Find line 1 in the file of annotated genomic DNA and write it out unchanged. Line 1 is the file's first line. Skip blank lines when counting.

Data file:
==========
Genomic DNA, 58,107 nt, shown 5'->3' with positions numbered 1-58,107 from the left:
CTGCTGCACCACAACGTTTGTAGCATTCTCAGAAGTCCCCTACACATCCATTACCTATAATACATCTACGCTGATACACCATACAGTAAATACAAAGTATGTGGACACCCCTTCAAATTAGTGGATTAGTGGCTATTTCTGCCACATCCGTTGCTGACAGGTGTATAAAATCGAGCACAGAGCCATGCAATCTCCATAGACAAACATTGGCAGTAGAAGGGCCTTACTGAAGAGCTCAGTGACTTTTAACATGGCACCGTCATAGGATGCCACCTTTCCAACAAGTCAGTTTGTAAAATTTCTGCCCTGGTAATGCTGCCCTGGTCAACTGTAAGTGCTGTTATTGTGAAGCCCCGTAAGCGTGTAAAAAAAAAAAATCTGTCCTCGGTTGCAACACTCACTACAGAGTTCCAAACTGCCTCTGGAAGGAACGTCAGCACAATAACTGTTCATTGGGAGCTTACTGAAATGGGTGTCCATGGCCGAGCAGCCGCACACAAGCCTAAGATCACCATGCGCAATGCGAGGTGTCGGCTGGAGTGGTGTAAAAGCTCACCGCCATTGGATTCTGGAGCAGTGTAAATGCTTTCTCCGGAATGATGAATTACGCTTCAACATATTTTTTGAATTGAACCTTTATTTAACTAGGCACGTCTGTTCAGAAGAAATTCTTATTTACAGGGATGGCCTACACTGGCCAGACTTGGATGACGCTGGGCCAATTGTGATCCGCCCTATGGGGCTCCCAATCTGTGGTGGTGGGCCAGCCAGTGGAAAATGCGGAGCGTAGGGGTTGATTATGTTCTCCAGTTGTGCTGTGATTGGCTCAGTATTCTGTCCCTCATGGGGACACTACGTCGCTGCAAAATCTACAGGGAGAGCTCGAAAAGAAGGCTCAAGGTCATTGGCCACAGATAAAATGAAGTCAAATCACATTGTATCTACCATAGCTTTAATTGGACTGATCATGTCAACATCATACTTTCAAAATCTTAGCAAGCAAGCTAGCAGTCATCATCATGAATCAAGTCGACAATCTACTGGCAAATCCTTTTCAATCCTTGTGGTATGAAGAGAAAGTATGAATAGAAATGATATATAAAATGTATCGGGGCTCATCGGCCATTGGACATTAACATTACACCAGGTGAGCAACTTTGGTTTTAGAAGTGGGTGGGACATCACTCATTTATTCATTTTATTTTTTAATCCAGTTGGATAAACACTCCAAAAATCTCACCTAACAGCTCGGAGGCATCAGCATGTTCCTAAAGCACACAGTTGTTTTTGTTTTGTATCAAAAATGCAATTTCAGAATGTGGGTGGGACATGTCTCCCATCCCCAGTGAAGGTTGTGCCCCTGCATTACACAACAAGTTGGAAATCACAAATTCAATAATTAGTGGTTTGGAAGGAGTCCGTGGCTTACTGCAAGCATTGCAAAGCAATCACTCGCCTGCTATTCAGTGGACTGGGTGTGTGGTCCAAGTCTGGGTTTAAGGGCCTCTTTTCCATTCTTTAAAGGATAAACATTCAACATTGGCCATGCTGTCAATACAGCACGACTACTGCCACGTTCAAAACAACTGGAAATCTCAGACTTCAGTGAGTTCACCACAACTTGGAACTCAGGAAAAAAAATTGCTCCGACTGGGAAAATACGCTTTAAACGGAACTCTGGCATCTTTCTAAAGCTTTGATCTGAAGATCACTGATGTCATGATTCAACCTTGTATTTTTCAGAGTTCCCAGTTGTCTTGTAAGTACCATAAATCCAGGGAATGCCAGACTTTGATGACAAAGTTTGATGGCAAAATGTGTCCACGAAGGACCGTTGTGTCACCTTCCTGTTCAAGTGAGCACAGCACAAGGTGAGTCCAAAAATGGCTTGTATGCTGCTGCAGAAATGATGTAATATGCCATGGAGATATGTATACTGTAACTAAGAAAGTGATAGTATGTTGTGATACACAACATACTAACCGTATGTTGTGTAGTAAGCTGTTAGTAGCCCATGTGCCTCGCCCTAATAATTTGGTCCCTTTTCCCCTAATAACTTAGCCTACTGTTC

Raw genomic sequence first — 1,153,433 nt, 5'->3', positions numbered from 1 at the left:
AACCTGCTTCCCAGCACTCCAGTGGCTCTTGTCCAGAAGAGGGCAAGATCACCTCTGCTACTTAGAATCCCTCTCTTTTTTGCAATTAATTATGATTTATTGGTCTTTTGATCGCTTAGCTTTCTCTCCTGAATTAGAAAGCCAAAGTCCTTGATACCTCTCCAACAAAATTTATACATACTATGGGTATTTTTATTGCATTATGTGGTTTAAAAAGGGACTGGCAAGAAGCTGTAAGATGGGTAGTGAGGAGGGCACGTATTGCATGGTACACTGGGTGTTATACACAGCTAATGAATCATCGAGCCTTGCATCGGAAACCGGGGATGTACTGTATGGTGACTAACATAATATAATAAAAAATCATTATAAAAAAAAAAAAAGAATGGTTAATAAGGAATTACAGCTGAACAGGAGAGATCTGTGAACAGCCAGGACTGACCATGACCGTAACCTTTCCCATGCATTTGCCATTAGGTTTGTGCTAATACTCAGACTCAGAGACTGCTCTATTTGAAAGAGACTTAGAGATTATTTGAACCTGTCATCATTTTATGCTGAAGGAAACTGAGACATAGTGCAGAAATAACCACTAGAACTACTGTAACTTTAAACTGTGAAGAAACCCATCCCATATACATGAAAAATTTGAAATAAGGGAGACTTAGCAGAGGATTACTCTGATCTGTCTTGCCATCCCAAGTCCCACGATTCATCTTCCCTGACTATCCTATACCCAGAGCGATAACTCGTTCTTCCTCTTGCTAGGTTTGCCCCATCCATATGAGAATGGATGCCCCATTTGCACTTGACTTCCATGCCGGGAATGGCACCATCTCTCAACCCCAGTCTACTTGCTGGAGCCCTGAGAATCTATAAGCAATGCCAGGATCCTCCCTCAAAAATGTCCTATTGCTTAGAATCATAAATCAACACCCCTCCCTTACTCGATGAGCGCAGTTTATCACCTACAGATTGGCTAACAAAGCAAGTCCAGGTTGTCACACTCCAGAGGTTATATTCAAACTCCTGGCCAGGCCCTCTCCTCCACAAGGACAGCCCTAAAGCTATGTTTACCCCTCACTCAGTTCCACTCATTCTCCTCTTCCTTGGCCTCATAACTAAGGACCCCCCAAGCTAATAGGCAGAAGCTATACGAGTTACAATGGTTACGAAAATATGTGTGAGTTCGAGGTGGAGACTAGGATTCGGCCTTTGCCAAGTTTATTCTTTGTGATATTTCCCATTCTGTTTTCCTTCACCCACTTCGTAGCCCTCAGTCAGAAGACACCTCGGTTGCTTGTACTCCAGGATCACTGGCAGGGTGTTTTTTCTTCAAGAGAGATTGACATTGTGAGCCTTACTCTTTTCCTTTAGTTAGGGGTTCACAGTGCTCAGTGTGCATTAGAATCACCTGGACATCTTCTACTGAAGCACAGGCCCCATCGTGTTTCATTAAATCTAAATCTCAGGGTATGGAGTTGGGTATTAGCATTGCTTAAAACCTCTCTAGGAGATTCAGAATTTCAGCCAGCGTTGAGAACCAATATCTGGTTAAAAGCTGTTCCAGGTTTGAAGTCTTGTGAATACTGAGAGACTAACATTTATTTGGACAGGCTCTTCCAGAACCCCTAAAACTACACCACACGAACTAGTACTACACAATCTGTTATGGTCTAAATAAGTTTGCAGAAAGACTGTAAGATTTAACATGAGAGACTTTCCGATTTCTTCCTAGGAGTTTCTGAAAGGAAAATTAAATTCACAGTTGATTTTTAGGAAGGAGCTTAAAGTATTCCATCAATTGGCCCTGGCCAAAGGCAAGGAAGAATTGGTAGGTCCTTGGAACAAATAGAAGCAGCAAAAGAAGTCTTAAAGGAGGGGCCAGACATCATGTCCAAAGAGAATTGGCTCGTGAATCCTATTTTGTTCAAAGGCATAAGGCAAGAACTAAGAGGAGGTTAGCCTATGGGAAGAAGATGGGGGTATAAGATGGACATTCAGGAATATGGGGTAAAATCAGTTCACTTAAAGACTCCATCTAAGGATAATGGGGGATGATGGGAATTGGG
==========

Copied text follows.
Genomic DNA, 58,107 nt, shown 5'->3' with positions numbered 1-58,107 from the left: